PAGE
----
Rivers v. Astrue(CONSENT), No. 1:2004cv00481 - Document 23 (M.D. Ala. 2010)

Court Description: MEMORANDUM OPINION. Signed by Honorable Charles S. Coody on 3/4/2010. (dmn)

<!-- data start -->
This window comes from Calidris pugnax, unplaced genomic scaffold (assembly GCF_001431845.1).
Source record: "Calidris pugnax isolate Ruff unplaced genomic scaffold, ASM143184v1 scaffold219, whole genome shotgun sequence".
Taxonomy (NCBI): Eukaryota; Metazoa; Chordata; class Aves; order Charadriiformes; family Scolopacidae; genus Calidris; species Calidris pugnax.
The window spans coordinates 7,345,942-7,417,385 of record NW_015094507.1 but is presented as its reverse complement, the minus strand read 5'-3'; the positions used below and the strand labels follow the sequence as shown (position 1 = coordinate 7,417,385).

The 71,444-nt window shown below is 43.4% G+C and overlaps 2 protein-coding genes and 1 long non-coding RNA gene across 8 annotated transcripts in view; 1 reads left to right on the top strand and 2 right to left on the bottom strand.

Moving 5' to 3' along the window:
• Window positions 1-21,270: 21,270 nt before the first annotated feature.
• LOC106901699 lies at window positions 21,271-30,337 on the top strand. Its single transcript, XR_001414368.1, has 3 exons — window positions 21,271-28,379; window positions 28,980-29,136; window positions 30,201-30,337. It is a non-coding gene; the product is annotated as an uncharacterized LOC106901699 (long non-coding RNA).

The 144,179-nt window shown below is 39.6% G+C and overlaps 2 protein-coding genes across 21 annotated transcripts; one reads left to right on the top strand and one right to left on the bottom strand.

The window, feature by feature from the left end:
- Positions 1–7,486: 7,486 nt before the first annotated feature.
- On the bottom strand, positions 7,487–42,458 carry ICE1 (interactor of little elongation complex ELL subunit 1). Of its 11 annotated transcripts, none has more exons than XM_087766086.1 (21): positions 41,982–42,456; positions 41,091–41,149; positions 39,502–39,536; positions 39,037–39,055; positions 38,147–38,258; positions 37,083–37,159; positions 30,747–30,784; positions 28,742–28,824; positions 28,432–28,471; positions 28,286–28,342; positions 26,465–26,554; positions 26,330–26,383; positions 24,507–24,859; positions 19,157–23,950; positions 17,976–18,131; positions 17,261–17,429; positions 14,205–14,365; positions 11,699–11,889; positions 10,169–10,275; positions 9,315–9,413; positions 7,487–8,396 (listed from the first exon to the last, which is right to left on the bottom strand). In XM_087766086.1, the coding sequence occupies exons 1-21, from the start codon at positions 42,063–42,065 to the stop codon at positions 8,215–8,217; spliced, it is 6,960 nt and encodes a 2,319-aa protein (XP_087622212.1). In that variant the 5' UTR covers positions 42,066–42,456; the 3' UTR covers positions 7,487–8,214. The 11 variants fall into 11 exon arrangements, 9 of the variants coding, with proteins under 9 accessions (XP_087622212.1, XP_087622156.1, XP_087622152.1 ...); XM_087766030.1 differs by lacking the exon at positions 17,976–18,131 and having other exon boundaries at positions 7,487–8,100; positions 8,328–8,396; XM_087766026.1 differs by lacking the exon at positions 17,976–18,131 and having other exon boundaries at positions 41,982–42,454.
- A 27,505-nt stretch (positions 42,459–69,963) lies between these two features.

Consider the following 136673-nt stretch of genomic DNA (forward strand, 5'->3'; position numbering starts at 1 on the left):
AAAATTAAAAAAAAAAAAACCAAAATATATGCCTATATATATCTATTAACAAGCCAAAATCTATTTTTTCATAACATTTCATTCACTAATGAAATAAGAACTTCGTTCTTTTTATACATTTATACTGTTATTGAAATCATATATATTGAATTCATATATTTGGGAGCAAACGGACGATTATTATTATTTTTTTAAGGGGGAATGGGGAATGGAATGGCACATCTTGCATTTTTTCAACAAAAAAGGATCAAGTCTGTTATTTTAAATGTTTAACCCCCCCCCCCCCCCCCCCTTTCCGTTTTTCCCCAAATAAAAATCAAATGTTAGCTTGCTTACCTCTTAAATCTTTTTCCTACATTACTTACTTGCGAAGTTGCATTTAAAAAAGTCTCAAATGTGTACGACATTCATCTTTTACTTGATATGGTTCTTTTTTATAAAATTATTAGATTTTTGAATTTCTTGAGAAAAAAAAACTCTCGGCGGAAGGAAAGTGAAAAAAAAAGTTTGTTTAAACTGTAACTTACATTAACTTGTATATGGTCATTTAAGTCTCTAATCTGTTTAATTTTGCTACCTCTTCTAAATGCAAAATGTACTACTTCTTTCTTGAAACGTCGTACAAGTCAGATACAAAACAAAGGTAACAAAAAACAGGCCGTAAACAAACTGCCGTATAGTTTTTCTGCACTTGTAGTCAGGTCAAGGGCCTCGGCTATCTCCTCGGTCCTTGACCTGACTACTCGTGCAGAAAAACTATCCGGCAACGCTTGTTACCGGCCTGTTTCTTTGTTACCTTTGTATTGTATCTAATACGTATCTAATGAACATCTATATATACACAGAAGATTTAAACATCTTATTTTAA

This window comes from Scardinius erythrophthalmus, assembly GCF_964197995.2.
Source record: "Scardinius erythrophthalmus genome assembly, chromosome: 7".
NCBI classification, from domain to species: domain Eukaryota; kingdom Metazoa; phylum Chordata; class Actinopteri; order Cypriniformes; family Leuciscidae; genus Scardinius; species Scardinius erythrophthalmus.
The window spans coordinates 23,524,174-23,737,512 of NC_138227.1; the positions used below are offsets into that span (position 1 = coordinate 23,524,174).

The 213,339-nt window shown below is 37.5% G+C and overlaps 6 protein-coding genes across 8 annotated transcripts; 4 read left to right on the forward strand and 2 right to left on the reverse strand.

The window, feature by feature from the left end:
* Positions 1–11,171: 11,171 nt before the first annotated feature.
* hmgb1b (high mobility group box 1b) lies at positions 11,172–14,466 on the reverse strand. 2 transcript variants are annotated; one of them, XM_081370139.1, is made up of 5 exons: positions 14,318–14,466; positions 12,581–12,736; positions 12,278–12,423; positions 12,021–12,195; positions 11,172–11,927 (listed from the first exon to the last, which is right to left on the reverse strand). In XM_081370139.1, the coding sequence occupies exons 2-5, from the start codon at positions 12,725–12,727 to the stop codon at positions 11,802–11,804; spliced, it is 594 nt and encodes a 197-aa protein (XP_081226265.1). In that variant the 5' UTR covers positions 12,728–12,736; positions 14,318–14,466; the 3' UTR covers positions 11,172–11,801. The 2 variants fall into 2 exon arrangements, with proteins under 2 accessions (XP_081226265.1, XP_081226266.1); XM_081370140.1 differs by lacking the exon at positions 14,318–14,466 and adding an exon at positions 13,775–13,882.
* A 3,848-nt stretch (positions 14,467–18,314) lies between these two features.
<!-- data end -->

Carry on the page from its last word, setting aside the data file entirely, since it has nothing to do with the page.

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IN THE DISTRICT COURT OF THE UNITED STATES FOR THE MIDDLE DISTRICT OF ALABAMA SOUTHERN DIVISION BERTHA D. RIVERS, Plaintiff, v. MICHAEL J. ASTRUE, Commissioner of Social Security, Defendant. ) ) ) ) ) ) ) ) ) ) CIVIL ACTION NO. 1:04cv481-CSC (WO) MEMORANDUM OPINION I. Introduction The plaintiff applied for disability insurance benefits pursuant to Title II of the Social Security Act, 42 U.S.C. §§ 401 et seq, and supplemental security income benefits under Title XVI of the Social Security Act, 42 U.S.C. § 1381 et seq., alleging that she was unable to work because of a disability. Her application was denied at the initial administrative level. The plaintiff then requested and received a hearing before an Administrative Law Judge ( ALJ ). Following the hearing, the ALJ also denied the claim on October 7, 2002. The Appeals Council rejected a subsequent request for review. The ALJ s decision consequently became the final decision of the Commissioner of Social Security (Commissioner).1 See Chester v. Bowen, 792 F.2d 129, 131 (11 th Cir. 1986). The plaintiff appealed the Commissioner s denial of this application to this Court. 1 Pursuant to the Social Security Independence and Program Improvements Act of 1994, Pub.L. No. 103-296, 108 Stat. 1464, the functions of the Secretary of Health and Human Services with respect to Social Security matters were transferred to the Commissioner of Social Security. While the plaintiff s first application was in the appellate process, the plaintiff filed a second application. Following a hearing on the second application, the ALJ issued a favorable decision on October 28, 2004 in which the ALJ determined that the plaintiff was disabled. (R. 29). Thus, the period of disability at issue in this case is from the date of onset on September 1, 1999 until August 1, 2002.2 The case is now before the court for review pursuant to 42 U.S.C. §§ 405 (g) and 1631(c)(3). Pursuant to 28 U.S.C. § 636(c)(1) and M.D. Ala. LR 73.1, the parties have consented to the United States Magistrate Judge conducting all proceedings in this case and ordering the entry of final judgment. Based on the court s review of the record in this case and the briefs of the parties, the court concludes that the decision of the Commissioner should be affirmed. II. Standard of Review Under 42 U.S.C. § 423(d)(1)(A), a person is entitled to disability benefits when the person is unable to engage in any substantial gainful activity by reason of any medically determinable physical or mental impairment which can be expected to result in death or which has lasted or can be expected to last for a continuous period of not less than 12 months . . . To make this determination,3 the Commissioner employs a five-step, sequential 2 In his favorable decision issued on October 28, 2004, the ALJ determined that Rivers was disabled from August 2, 2002 through October 7, 2002, and that she has been disabled since October 8, 2002. (R. 33). 3 A physical or mental impairment is one resulting from anatomical, physiological, or psychological abnormalities which are demonstrable by medically acceptable clinical and laboratory 2 evaluation process. See 20 C.F.R. §§ 404.1520, 416.920. (1) Is the person presently unemployed? (2) Is the person s impairment severe? (3) Does the person s impairment meet or equal one of the specific impairments set forth in 20 C.F.R. Pt. 404, Subpt. P, App. 1? (4) Is the person unable to perform his or her former occupation? (5) Is the person unable to perform any other work within the economy? An affirmative answer to any of the above questions leads either to the next question, or, on steps three and five, to a finding of disability. A negative answer to any question, other than step three, leads to a determination of not disabled. McDaniel v. Bowen, 800 F.2d 1026, 1030 (11 th Cir. 1986).4 The standard of review of the Commissioner s decision is a limited one. This court must find the Commissioner s decision conclusive if it is supported by substantial evidence. 42 U.S.C. § 405(g); Graham v. Apfel, 129 F.3d 1420, 1422 (11 th Cir. 1997). Substantial evidence is more than a scintilla, but less than a preponderance. It is such relevant evidence as a reasonable person would accept as adequate to support a conclusion. Richardson v. Perales, 402 U.S. 389, 401 (1971). A reviewing court may not look only to those parts of the record which support the decision of the ALJ but instead must view the record in its entirety and take account of evidence which detracts from the evidence relied on by the ALJ. Hillsman v. Bowen, 804 F.2d 1179 (11 th Cir. 1986). diagnostic techniques. 4 McDaniel v. Bowen, 800 F.2d 1026 (11th Cir. 1986), is a supplemental security income case (SSI). The same sequence applies to disability insurance benefits. Cases arising under Title II are appropriately cited as authority in Title XVI cases. See e.g. Ware v. Schweiker, 651 F.2d 408 (5th Cir. 1981) (Unit A). 3 [The court must] . . . scrutinize the record in its entirety to determine the reasonableness of the [Commissioner s] . . . factual findings . . . No similar presumption of validity attaches to the [Commissioner s] . . . legal conclusions, including determination of the proper standards to be applied in evaluating claims. Walker v. Bowen, 826 F.2d 996, 999 (11 th Cir. 1987). III. Procedural History A. Introduction Rivers was 46 years old at the time of the last hearing before the ALJ. (R. 1157). She has a high school equivalency diploma. (R. 1146, 1160). Rivers s prior experience includes work as a child care worker, a presser in a dry cleaner, a laundry worker and a seamstress. (R. 32). Following a hearing, the ALJ concluded that Rivers has severe impairments of history of chronic lumbar strain, asymptomatic Human Immunodeficiency Virus (HIV) infection and history of overactive bladder and mixed urinary incontinence. (R. 31). The ALJ concluded that Rivers was unable to perform her past relevant work. (R. 32). Relying on the testimony of a vocational expert, the ALJ concluded that there were jobs existing in significant numbers in the national economy that Rivers could perform, and thus, she was not disabled. (R. 33). B. Plaintiff s Claims As stated by Rivers, she presents two issues for the Court s review: 1. Whether the ALJ erred as a matter of law when he failed to show good cause for discounting the opinion of a treating 4 physician? 2. Whether the ALJ erred as matter of law when he failed to pose a complete hypothetical to the vocational expert? (Pl s Br., doc. # 16, pp. 1, 6 & 9). IV. Discussion A disability claimant bears the initial burden of demonstrating an inability to return to her past work. Lucas v. Sullivan, 918 F.2d 1567 (11 th Cir. 1990). In determining whether the claimant has satisfied this burden, the Commissioner is guided by four factors: (1) objective medical facts or clinical findings, (2) diagnoses of examining physicians, (3) subjective evidence of pain and disability, e.g., the testimony of the claimant and her family or friends, and (4) the claimant s age, education, and work history. Tieniber v. Heckler, 720 F.2d 1251 (11 th Cir. 1983). The court must scrutinize the record in its entirety to determine the reasonableness of the ALJ s decision. See Walker, 826 F.2d at 999. The ALJ must conscientiously probe into, inquire of and explore all relevant facts to elicit both favorable and unfavorable facts for review. Cowart v. Schweiker, 662 F.2d 731, 735-36 (11 th Cir. 1981). The ALJ must also state, with sufficient specificity, the reasons for his decision referencing the plaintiff s impairments. Within this analytical framework, the court addresses the plaintiff s specific claims. A. Weight assigned to the opinion of a treating physician. The plaintiff complains that the ALJ s reasons for discounting the opinion of her treating physician, Dr. Jay Beiswanger, are not supported by substantial evidence. (Pl s Br. at 7). The ALJ did not 5 accord much weight to the opinion of Dr. Beiswanger. Little weight is given to the opinion of Jay C. Beiswanger, M.D., that the claimant s overactive bladder and mixed urinary incontinence would necessitate frequent use of the bathroom and the need to stay in the bathroom for extended periods of time. Dr. Beiswanger s opinion was not supported by his progress notes, which indicate that this condition had improved and that the claimant was doing really well. (R. 32). Of course, the law in this circuit is well-settled that the ALJ must accord substantial weight or considerable weight to the opinion, diagnosis, and medical evidence of the claimant s treating physician unless good cause exists for not doing so. Jones v. Bowen, 810 F.2d 1001, 1005 (11 th Cir. 1986); Broughton v. Heckler, 776 F.2d 960, 961 (11 th Cir. 1985). The Commissioner, as reflected in his regulations, also demonstrates a similar preference for the opinion of treating physicians. Generally, we give more weight to opinions from your treating sources, since these sources are likely to be the medical professionals most able to provide a detailed, longitudinal picture of your medical impairment(s) and may bring a unique perspective to the medical evidence that cannot be obtained from the objective medical findings alone or from reports of individual examinations, such as consultive examinations or brief hospitalizations. Lewis v. Callahan, 125 F.3d 1436, 1440 (11 th Cir. 1997) (citing 20 CFR § 404.1527 (d)(2)). The ALJ s failure to give considerable weight to the treating physician s opinion is reversible error. Broughton, 776 F.2d at 961-2; Wiggins v. Schweiker, 679 F.2d 1387 (11 th Cir. 1982). There are, however, limited circumstances when the ALJ can disregard the treating physician s opinion. The requisite good cause for discounting a treating physician s 6 opinion may exist where the opinion is not supported by the evidence, or where the evidence supports a contrary finding. See Schnorr v. Bowen, 816 F.2d 578, 582 (11 th Cir. 1987). Good cause may also exist where a doctor s opinions are merely conclusory; inconsistent with the doctor s medical records; or unsupported by objective medical evidence. See Jones v. Dept. of Health & Human Servs., 941 F.2d 1529, 1532-33 (11 th Cir. 1991); Edwards v. Sullivan, 937 F.2d 580, 584-85 (11 th Cir. 1991); Johns v. Bowen, 821 F.2d 551, 555 (11 th Cir. 1987). The weight afforded to a physician s conclusory statements depends upon the extent to which they are supported by clinical or laboratory findings and are consistent with other evidence of the claimant s impairment. Wheeler v. Heckler, 784 F.2d 1073, 1075 (11 th Cir. 1986). The ALJ may reject the opinion of any physician when the evidence supports a contrary conclusion. Bloodsworth v. Heckler, 703 F.2d 1233, 1240 (11 th Cir. 1983). The ALJ must articulate the weight given to a treating physician s opinion and must articulate any reasons for discounting the opinion. Schnorr, 816 F.2d at 581. The plaintiff argues that the ALJ took a single comment by Dr. Beiswanger that Rivers was doing really well out of context, and the statement is insufficient to discount his opinion. (Pl s Br. at 7-8). After reviewing all the medical records 5 , the ALJ rejected Dr. 5 Although the ALJ did not recite all of Dr. Beiswanger s medical records in his final opinion, he adopted all the evidence he discussed in his earlier decision. The medical evidence and testimony received at the claimant s prior hearing were completely and adequately summarized in the hearing decision dated October 7, 2002. Such summarization of the medical and other evidence of record in that proceeding are adopted and incorporated by reference as though fully set forth herein. (R. 31). 7 Beiswanger s opinion because his opinion was not supported by his progress notes, which indicate that this condition had improved and that the claimant was doing really well. (R. 32). Dr. Beiswanger bases his opinion on treatment notes by Jay Wilkins, a certified Physician s Assistant, under his supervision and the supervision of other doctors in the office. See 20 C.F.R. § 416.913(1).6 See also Social Security Ruling 06-03p. Wilkins treated Rivers, under the supervision of Dr. Beiswanger and other doctors, from June 9, 2000 until August 22, 2002. (R. 637-666, 954). Rivers first presented on June 9, 2000. (R. 648-49). At that time, she complained of some intermittent gross hematuria 7 over the past one month. (Id.) (footnote added). She also complained of urge incontinence. (Id.) Rivers was diagnosed with Hematuria, Pyuria,8 Bacteriuria,9 Mixed Urinary Incontinence with stress and urge incontinence, and Nocturia.10 After a cystoscopic examination on July 10, 2000, Rivers was prescribed antibiotics. (R. 648). Wilkins also noted that Rivers does have some incontinence, but at this time [she] is not interested in therapy. . . .She may benefit from Prosed or some other type of antispasmodic. (Id.) 6 Because Wilkins is a Physician s Assistant, he is not considered a treating physician, or an acceptable medical source. He would be considered an other source. See 20 C.F.R. § 416.913 ( In addition to evidence from the acceptable medical sources listed in paragraph (a) of this section, we may also use evidence from other sources . . . Other sources include, but are not limited to (1) Medical sources not listed in paragraph (a) of this section (for example, nurse-practitioners, physicians assistants, naturopaths, chiropractors, audiologists, and therapists); . . . 7 Hematuria denotes the presence of blood in the urine. 8 Pyuria denotes the presence of pus in the urine. 9 Bacteriuria denotes the presence of bacteria in the urine. 10 Nocturia denotes the need to frequent get up during the night to urinate. 8 Rivers returned to Dr. Beiswanger s office on August 14, 2000. At that time, Wilkins noted that she was doing really well. She states the Prosed helped her symptoms quite a bit. She does admit to going to the bathroom every hour during the day, has quite a significant amount of urgency. It seems that her urge incontinence is worse with better stress incontinence, but both are minimal at this point. She is getting up four or five times a night as well. Since she did benefit from Prosed, I think Detrol is in order. . . . (R. 646) (emphasis added). Rivers was prescribed Detrol. (Id.) Rivers did not keep her follow-up appointment on November 14, 2000. (Id.) On December 28, 2000, Rivers complained that she continued to have some mixed urinary incontinence, but she did not have any interval problems. (R. 646). She also admitted that she had not taken the medication Destrol as prescribed. (Id.) She next saw Wilkins on April 23, 2001. At that time, she reported that she had been taking Ditropan with excellent results. (R. 643-44). She was continued on Ditropan, three times a day. (Id.). On August 9, 2001, Rivers was diagnosed with minor bacteriuria and prescribed antibiotics. (R. 643). On August 20, 2001, Rivers complained of increased urgency. It was suggested to Rivers that she practice timed voiding but she declined to follow that suggestion. Her prescription for Ditropan was refilled. (R. 642). On October 23, 2001, treatment notes indicate that Rivers had frequent urination, [but] was doing well on Ditropan. (R. 641). A CT urogram on October 30, 2001 was normal. (R. 638-39). On November 2, 2001, Rivers was diagnosed with Bacteriuria and Urgency. (R. 638). Wilkins opined that Rivers back pain was musculoskeletal and 9 unrelated to her bladder condition. (Id.) Because Rivers was also complaining of urgency, her medication was changed from Ditropan to Ditropan XL and the dosage was increased. (Id.) She was also prescribed antibiotics for the bacterial infection. (Id.) Rivers returned to Dr. Beiswanger s office on December 23, 2001. At that time, she was doing well. The Ditropan XL is working great. (R. 637). Wilkins did not anticipate seeing Rivers again for a year. (Id.) Wilkins next saw Rivers on June 3, 2002. At that time, she complained of dysuria and frequent urination during the night. However, she has urgency and sensation of incomplete emptying only with the onset of these symptoms. (R. 955) (emphasis added). She was diagnosed with Bacteriuria and Yeast Vaginitis and prescribed antibiotics for the infections as well as Prosed DS for inflammation of the urinary tract. (Id.). On June 12, 2002, her prescription for Ditropan XL was refilled. (Id.). Also on June 12, 2002, Dr. Beiswanger wrote a letter describing Rivers medical condition. Ms. Rivers suffers with overactive bladder and mixed urinary incontinence. This does necessitate frequent use of the bathroom and medical therapy to decrease the frequency of her symptoms. Urgency is a large component of this, and she may feel the need to stay in the bathroom until the bladder spasms subside. (R. 666). Dr. Beiswanger knew that the letter was to support Rivers s claim for disability benefits. (Id.) He did not opine that Rivers was disabled or even that she was unable to 10 work. (Id.). After increasing Rivers medication in November 2001, Rivers did not present to Dr. Beiswanger s office again until she complained of an infection. When Wilkins saw Rivers on June 3, 2002, she was treated for an urinary tract infection and it was noted that her urgency symptoms began with the onset of the infection. (R.955). Thus, Rivers own treatment records are inconsistent with and do not support Dr. Beiswanger s opinion that her condition causes frequent use of the bathroom and the need to stay in the bathroom for extended periods of time. (R. 32). Moreover, other medical records as a whole are inconsistent with and do not support Beiswanger s opinion that Rivers s overactive bladder and incontinence cause functional limitations. During the time period that Wilkins was treating Rivers, she was also treated by Dr. William Bone. On September 7, 2000, Rivers denied any dysuria, frequency, or urgency. (R. 597). On September 25, 2001, Rivers [d]enies any urinary tract problems. (R. 608). On October 30, 2001, Dr. Bone reported that Rivers denies any genito-urinary complaints such as hematuria, dysuria, frequency, urgency, hesitancy, nocturia, incontinence, etc. (R. 570, 904). She denied such problems on December 24, 2001, January 31, 2002, and February 28, 2002. (R. 609-10, 611, 613, 615). On April 29, 2002, Rivers complained to Dr. Bone of urinary incontinence for the past several weeks. (R. 655, 889). On June 4, 2002, Rivers informed Dr. Bone that Dr. Beiswanger had treated her for a urinary tract infection. (R. 887). On August 5, 2002, Rivers again denied any genito-urinary complaints such as hematuria, dysuria, frequency, 11 urgency, hesitancy, nocturia, incontinence, etc. (R. 884). During the first administrative hearing on January 26, 2005, Rivers was asked why she could not work. While she initially responded [m]y back, my feet, and my bladder, she later indicated she could not work due to the pain in her back and legs. (R. 1135). During the second hearing on June 10, 2005, Rivers stated that she could not work due to her back. (R. 1146, 1149). Finally, during the third administrative hearing, the ALJ and Rivers engaged in the following colloquy. Q: A: Q: A: Q: A: Q: A: Q: A: Q: A: . . . Okay, well tell us about your disability, ma am. What are the problems that you have that keep you from being able to work? Pain. Okay, pain. Severe pain. And where is it located? My back, down my legs, feet, hands. Okay. The back and the legs are the worst. Okay, so pain is a key part of the whole picture? Yes. Okay. And having to go to the bathroom. I have to go to the bathroom quite frequently. (R. 1163). Based upon its review of the ALJ s decision and the objective medical evidence of record, the court concludes that the ALJ s rejection of Dr. Beiswanger s opinion that plaintiff s condition causes frequent use of the bathroom and the need to stay in the bathroom for extended periods of time is supported by good cause and substantial evidence. 12 B. Hypothetical questions posed to the vocational expert. The plaintiff also argues that the ALJ should have included functional restrictions related to her overactive bladder and incontinence in the hypothetical questions posed to the vocational expert, and his failure to do so constitutes error. (Pl s Be. at 9-10). Specifically, Rivers argues that the ALJ should have accepted Dr. Beiswanger s opinion that Rivers would require frequent bathroom breaks and extended periods of time in the bathroom, and thus, should have incorporated these restrictions in his hypothetical questions to the vocational expert. The court disagrees. For the reasons already stated, the ALJ had good cause to and properly discounted Dr. Beiswanger s opinion in this regard. Next, the plaintiff argues that when asked to consider functional limitations related to Ms. Rivers s urinary problems, the VE testified that such functional limitations would preclude employment (R. 1155). (Pl s Br. at 10). Rivers relies on the following question posed to the vocational expert at the second administrative hearing to support her position. Q: A: Sir, if you add to his hypothetical number one and number two the necessity for unscheduled breaks every hour. She was having physical problems causing urination that, and that was never resolved, and it was requiring breaks, would require breaks every hour. Would that preclude the jobs that you had listed? Yes, I would expert that it would prevent the individual from sustaining those jobs. (R. 1154) (emphasis added). The problem with the plaintiff s argument is the hypothetical assumes a critical fact not supported by the medical evidence. Rivers suggests in the hypothetical that her overactive bladder and incontinence conditions were never resolved; 13 however, the medical record does not support this suggestion. Treatment notes from Wilkins and Dr. Bone demonstrate that Rivers s urinary conditions were successfully treated with medication. When she experienced frequency and urgency, these symptoms were caused by urinary tract infections that were subsequently successfully treated with antibiotics. Thus, the ALJ did not err by failing to include in his hypothetical questions limitations which have not been established by the record. Thus, the court finds that the ALJ did not commit error in his questioning of the vocational expert. This court must accept the factual findings of the Commissioner if they are supported by substantial evidence and based upon the proper legal standards. Bridges v. Bowen, 815 F.2d 622 (11 th Cir. 1987). V. Conclusion The court has carefully and independently reviewed the record and concludes that substantial evidence supports the ALJ s conclusion that plaintiff is not disabled. Thus, the court concludes that the decision of the Commissioner is supported by substantial evidence and is due to be affirmed. A separate order will be entered. Done this 4 th day of March, 2010. /s/Charles S. Coody CHARLES S. COODY UNITED STATES MAGISTRATE JUDGE 14